Australian skipper Steven Smith won the toss and chose to bat in the third and final Test against Pakistan. Having won the earlier two matches, the final Test was a mere formality in the three-match series. Well, that’s what most of us thought before David Warner came out to bat. The pocket-sized dynamo is known for his aggressive game play and spectators witnessed just that in the morning session. The 30-year-old cricketer scored his 18th international Test century and in the process broke a 41-year-old record.

Warner made his ton in just 78 balls and became the fifth batsman ever to score a century before lunch on the first morning of a Test match. Pakistan’s Majid Khan had achieved the feat in 1976 while playing against New Zealand in Karachi. Warner scored his fifty in 42 balls within the first hour of the play. In the dying moments of the first session, the crowd was backing Warner to reach his century. With 17 boundaries and just 117 minutes on the crease, Warner completed his objective and became a member of an elite group. At Lunch, Warner had made 100* while his partner Matt Renshaw was on 25*.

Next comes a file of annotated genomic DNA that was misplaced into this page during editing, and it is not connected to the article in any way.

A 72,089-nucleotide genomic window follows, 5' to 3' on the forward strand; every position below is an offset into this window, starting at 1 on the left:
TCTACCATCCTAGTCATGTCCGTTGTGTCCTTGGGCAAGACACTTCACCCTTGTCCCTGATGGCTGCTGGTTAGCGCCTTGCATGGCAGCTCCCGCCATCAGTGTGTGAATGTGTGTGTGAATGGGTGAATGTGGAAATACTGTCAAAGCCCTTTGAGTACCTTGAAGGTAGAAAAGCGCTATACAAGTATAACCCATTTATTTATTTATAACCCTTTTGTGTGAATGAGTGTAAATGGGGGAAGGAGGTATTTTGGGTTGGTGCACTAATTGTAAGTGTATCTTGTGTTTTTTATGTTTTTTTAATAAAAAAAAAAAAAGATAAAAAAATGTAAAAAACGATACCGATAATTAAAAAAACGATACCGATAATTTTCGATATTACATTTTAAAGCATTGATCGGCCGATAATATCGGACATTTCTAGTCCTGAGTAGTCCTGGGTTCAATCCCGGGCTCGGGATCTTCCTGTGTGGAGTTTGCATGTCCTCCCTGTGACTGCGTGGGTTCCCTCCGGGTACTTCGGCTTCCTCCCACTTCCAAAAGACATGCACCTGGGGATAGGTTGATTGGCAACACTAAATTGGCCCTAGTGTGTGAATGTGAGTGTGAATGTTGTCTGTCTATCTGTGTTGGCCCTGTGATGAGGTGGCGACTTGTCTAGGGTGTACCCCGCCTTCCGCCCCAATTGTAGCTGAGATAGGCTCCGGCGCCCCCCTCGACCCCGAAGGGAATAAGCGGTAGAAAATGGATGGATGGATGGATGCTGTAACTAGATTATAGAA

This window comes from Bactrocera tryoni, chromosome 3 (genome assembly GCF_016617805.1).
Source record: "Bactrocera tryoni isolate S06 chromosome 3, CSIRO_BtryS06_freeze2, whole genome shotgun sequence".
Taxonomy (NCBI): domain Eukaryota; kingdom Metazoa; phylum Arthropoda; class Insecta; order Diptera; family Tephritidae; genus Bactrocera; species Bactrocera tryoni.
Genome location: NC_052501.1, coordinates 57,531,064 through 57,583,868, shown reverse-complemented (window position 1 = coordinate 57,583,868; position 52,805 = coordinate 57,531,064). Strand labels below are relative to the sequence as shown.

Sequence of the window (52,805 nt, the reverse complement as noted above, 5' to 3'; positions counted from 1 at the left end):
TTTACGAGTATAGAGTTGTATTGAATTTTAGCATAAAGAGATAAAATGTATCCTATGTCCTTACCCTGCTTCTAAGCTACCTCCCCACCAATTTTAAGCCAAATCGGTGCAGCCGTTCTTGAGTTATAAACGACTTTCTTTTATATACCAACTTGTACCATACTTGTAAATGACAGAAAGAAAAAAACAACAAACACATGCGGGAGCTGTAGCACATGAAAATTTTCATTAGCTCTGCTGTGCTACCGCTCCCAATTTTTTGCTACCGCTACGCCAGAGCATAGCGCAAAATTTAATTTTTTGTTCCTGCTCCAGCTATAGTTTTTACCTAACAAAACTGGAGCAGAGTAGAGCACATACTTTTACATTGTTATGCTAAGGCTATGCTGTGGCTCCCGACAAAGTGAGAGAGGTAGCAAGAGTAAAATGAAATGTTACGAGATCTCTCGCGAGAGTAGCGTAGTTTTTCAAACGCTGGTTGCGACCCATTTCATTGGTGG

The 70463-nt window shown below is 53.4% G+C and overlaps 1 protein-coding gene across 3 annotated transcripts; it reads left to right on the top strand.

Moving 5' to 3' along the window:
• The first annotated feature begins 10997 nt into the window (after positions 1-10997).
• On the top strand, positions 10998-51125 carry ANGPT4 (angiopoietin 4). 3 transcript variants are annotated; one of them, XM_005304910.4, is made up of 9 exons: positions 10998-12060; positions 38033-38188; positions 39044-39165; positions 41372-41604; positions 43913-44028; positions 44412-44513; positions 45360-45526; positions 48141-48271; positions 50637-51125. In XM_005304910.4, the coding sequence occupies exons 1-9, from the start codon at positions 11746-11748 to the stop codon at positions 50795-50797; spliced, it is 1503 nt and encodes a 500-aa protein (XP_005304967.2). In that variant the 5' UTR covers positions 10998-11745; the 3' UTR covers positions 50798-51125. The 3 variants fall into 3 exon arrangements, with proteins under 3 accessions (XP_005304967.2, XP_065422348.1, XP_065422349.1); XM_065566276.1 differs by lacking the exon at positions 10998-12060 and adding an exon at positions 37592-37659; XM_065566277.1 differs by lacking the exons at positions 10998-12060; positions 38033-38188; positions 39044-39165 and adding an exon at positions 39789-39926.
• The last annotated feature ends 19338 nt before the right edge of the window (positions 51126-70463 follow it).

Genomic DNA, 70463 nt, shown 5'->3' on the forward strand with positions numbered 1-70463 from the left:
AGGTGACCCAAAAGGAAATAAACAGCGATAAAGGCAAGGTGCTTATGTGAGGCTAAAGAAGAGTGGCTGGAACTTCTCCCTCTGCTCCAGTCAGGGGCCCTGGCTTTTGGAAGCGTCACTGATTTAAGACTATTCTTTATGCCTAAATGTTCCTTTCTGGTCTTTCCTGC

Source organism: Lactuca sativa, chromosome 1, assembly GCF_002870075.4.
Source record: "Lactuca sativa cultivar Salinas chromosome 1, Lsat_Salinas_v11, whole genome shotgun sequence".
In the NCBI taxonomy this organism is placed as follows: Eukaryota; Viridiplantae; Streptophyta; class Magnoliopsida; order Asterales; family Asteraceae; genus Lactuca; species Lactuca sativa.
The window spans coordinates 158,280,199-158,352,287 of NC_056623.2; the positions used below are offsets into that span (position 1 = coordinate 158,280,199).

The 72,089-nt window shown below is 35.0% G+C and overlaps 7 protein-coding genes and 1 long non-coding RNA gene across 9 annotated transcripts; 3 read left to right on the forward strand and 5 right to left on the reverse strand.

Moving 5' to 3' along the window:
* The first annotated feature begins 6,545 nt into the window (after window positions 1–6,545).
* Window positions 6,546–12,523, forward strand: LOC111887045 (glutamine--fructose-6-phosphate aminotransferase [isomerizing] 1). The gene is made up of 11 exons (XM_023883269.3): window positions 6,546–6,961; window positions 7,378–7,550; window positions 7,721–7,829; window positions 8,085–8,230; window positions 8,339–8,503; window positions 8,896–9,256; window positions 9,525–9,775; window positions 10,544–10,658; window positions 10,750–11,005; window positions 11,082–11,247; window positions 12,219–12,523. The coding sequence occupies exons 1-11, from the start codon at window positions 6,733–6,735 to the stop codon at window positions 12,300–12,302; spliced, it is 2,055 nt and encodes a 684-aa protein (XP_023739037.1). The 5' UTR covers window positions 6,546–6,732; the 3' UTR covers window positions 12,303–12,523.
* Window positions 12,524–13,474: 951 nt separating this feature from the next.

The group of 5 cricketers who have scored a century before lunch on the first morning includes four Australians. Victor Trumper (Manchester, 1902), Charlie Macartney (Leeds, 1926), and Sir Don Bradman (Leeds, 1930). Warner became the fourth. Warner’s opening partner Renshaw went on to score his maiden century. While Warner played a fiery knock, Renshaw’s innings was the exact opposite. He scored his ton in 201 balls with 8 boundaries. The 20-year-old is still at the crease with 167 to his name. Australia ended Day 1 with 365/3 on the board. Warner was caught by Sarfraz Khan on Wahab Riaz’s delivery. The left-hander made 113 from 95 balls.